A stop wire 96 is secured to the core 91 between the proximal sheath 92 and the distal sheath 93. The stop wire 96 is spring biased approximately 12.50 away from the CDR 90 such that it engages the distal cone of the manifold body 240 (shown in FIGS. 15 and 24) when the CDR 90 is retracted and thereby prevents the CDR 90 from being accidentally removed from the catheter 80. The stop wire 96 may be elastically bent toward the CDR 90 to facilitate putting it into the manifold assembly 150 and catheter 80. Those skilled in the art will recognize that other suitable stop mechanisms may be employed to serve the same purpose. For example, a collar having an outside diameter larger than the CDR 90 and larger than the hole in the manifold body 240 may be secured to the CDR 90. This collar would prevent the CDR 90 from being retracted past the point where the collar would engage the distal end of the manifold body 240. Another alternative would be to incorporate a notch in the CDR 90 such that a mating catch lever mounted to the manifold body 240 would engage the notch and prevent unintentional removal of the CDR 90.

The core wire 91 is preferably formed of a superelastic NiTi alloy having a diameter of about 0.021 inches and a length of about 50.0 inches. As mentioned previously, the distal portion 94 is heat treated to impart additional flexibility to the core 91.

The proximal sheath 92 may be formed of a low friction polymer such as a fluoropolymer, preferably KYNAR 2850 having a length of about 23 inches to 36 inches, an inside diameter of about 0.022 to 0.023 inches, and an outside diameter of about 0.033 inches to 0.040 inches. The distal sheath 93 may also be formed of a low friction polymer such as a fluoropolymer, preferably KYNAR 2850. The distal sheath preferably has an inside diameter of about 0.022 to 0.023 inches, an outside diameter of about 0.030 inches to 0.037 inches and a length of about 12.7 inches to about 25.7 inches.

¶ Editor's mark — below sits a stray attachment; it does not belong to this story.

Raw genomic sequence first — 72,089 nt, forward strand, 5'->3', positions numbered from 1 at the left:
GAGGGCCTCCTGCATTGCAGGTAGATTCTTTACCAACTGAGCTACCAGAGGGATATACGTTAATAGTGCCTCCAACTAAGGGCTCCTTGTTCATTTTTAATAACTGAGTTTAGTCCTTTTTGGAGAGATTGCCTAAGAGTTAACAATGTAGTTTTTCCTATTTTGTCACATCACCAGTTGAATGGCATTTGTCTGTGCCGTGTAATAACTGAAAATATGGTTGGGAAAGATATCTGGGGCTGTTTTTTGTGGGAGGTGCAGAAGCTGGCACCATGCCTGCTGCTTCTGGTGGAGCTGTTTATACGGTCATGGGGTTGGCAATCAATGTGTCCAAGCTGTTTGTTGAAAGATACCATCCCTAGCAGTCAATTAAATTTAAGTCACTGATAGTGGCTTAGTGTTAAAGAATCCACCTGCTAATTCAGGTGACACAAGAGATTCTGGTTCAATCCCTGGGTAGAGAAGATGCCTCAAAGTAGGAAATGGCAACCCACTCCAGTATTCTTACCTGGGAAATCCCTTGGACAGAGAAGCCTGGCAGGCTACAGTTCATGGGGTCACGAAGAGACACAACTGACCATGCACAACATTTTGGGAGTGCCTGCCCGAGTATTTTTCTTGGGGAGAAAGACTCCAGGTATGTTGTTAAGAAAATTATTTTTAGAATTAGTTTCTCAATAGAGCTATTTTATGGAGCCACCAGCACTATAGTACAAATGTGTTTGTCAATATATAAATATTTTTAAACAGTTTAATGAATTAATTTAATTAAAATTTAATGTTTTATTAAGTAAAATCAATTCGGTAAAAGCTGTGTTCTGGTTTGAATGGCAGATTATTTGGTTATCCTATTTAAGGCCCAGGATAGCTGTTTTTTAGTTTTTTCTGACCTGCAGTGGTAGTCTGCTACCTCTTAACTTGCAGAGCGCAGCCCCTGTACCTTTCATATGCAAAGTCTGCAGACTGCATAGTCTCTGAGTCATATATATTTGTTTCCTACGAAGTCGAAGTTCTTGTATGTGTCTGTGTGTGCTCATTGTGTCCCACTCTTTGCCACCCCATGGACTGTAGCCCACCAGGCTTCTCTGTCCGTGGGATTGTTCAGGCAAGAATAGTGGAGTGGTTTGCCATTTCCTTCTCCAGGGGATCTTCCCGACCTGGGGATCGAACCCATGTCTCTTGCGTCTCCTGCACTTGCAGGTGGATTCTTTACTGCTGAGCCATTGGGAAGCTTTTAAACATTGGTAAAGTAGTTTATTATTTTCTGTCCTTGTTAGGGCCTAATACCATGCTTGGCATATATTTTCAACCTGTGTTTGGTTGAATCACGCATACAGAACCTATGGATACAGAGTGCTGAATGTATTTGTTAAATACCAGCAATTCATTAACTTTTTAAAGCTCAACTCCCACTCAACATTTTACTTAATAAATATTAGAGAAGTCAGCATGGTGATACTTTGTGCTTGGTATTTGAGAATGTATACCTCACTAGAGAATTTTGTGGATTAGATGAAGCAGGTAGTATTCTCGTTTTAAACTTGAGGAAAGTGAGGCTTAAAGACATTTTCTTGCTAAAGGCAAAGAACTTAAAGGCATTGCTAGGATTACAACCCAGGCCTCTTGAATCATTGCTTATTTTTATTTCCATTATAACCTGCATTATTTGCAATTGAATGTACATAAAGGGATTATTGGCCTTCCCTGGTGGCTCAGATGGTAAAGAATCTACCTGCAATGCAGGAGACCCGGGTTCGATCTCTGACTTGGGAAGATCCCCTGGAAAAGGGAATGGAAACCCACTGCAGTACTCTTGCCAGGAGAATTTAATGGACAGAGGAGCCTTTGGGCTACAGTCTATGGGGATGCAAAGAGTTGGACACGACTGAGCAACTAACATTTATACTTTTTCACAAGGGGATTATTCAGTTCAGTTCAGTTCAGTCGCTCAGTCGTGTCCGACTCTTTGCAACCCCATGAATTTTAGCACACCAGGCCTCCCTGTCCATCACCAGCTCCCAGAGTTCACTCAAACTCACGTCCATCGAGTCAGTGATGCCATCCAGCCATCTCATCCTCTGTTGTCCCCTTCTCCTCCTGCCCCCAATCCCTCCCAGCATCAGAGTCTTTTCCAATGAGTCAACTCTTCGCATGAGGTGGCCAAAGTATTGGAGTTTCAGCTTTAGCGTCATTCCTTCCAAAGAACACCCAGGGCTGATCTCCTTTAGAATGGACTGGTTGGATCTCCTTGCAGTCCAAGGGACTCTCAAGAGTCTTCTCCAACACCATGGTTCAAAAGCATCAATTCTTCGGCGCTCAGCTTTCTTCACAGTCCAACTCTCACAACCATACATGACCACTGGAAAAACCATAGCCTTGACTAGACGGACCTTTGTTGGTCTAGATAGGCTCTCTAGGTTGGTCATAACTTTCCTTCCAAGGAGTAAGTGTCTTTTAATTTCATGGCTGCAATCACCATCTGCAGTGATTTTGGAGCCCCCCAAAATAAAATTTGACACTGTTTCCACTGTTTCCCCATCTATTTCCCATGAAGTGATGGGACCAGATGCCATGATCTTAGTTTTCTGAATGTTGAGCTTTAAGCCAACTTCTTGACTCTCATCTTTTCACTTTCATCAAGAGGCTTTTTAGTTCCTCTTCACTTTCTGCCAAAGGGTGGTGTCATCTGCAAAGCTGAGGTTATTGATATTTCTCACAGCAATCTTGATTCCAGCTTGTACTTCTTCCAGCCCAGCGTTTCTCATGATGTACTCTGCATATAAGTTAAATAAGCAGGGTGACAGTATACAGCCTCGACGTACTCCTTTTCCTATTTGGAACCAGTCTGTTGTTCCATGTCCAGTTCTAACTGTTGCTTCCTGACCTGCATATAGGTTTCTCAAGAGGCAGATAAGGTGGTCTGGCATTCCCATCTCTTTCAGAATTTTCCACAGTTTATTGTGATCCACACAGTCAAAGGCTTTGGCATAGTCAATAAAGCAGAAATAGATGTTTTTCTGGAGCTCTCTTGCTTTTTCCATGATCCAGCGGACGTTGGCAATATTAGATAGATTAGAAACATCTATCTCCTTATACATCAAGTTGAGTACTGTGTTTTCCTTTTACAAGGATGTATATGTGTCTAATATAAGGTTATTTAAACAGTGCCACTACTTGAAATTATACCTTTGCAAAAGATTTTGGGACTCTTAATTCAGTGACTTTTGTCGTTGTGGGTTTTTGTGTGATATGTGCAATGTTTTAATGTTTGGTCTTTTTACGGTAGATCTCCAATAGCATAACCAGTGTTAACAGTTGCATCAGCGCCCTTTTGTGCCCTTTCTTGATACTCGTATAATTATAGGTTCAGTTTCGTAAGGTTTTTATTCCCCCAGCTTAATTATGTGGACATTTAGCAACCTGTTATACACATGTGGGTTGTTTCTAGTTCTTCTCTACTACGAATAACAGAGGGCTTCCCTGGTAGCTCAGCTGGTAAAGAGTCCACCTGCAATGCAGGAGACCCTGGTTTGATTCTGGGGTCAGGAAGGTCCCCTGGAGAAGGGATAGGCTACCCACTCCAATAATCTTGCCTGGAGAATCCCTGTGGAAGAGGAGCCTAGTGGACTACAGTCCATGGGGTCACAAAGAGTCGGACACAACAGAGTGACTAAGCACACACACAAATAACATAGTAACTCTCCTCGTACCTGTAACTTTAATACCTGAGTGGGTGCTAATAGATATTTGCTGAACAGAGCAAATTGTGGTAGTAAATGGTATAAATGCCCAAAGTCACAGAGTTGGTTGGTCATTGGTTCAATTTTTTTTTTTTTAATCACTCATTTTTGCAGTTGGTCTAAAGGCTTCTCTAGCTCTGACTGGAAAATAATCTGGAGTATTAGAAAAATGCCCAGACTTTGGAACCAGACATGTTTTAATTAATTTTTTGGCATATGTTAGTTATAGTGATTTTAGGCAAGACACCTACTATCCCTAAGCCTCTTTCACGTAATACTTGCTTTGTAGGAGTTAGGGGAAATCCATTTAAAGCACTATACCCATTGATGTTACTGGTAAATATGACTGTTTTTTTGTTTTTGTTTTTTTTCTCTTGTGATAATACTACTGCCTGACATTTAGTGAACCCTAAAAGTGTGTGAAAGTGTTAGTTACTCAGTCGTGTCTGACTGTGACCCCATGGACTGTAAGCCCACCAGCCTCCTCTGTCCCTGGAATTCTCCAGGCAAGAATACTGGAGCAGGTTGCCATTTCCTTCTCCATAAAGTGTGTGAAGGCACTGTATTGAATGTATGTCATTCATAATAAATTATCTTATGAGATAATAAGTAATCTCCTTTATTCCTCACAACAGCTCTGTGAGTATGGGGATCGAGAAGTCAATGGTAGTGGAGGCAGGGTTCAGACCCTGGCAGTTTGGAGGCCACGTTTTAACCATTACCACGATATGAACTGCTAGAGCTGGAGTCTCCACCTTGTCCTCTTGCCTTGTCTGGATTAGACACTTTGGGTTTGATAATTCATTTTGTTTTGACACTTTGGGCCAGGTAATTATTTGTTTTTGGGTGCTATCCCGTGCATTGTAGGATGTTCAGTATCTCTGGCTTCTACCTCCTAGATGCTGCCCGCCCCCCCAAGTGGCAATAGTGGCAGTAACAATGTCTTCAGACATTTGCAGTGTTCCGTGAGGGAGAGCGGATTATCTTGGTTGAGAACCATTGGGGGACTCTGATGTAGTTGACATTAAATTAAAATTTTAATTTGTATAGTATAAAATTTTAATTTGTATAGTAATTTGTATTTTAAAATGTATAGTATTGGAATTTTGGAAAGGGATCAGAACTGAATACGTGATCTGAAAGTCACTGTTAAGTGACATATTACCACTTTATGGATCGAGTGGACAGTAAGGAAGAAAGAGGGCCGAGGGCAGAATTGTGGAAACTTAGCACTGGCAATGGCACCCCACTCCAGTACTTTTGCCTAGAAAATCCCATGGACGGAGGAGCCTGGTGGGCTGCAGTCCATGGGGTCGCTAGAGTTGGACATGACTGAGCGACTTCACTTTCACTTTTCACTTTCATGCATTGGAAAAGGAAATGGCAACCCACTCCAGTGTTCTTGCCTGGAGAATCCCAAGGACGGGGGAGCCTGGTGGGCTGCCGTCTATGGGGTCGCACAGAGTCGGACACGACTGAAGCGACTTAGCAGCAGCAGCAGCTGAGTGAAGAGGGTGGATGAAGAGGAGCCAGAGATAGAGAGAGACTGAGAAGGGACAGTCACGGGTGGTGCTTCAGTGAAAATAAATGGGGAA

The stop wire 96 is secured to the core 91 by welding or brazing the stop wire 96 to a stainless steel collar 97. The collar 97 is in turn adhesively bonded to the core 91 and the distal end of the collar 97 is adhesively back-filled to provide a smooth transition. The stop wire 96 is positioned approximately 23.5 to 44.5 inches from the proximal end of the CDR 90 depending in part on the size of the balloon 84 to be inflated. The stop wire 96 is preferably formed of 304 stainless steel having a diameter of about 0.007 inches and an exposed length of about 0.30 inches. The distal end of the stop wire 96 is formed into a blunt ball shape to avoid abrading or puncturing parts of the catheter 80.

Refer now to FIG. 10 which illustrates cross-sectioned side view of the prep valve 100. The design and function of prep valve 100 is the same as one-way valve 51 discussed with reference to FIGS. 5a, 5b and 5c except as described hereinafter. The prep valve 100 permits inflation liquid (e.g., a solution of saline and radiopaque contrast media) to pass from the guide wire lumen 131 and into the sealed chamber 124.

Prep valve 100 is positioned adjacent the proximal waist of the balloon 84 on the inner shaft 83. The valve 100 includes a valve sleeve 101 positioned over one or more holes 102 in the inner shaft 83. The valve sleeve may be adhesively secured to the inner shaft at it's proximal end 103 using a suitable adhesive such as HB Fuller 3507 urethane adhesive.

The sleeve 101 is preferably formed of an elastomer such as Techothane 1095A and has a relaxed inside diameter of about 0.0165 inches, a relaxed outside diameter of about 0.0215 inches and a length of about 6.0 mm. The sleeve 101 is preferably positioned over hole 102 such that the center of the hole 102 is about 2.0 mm from the distal edge of the sleeve 101. Preferably one hole 102 is utilized having a diameter of about 0.007 and may be formed by a punching or drilling process.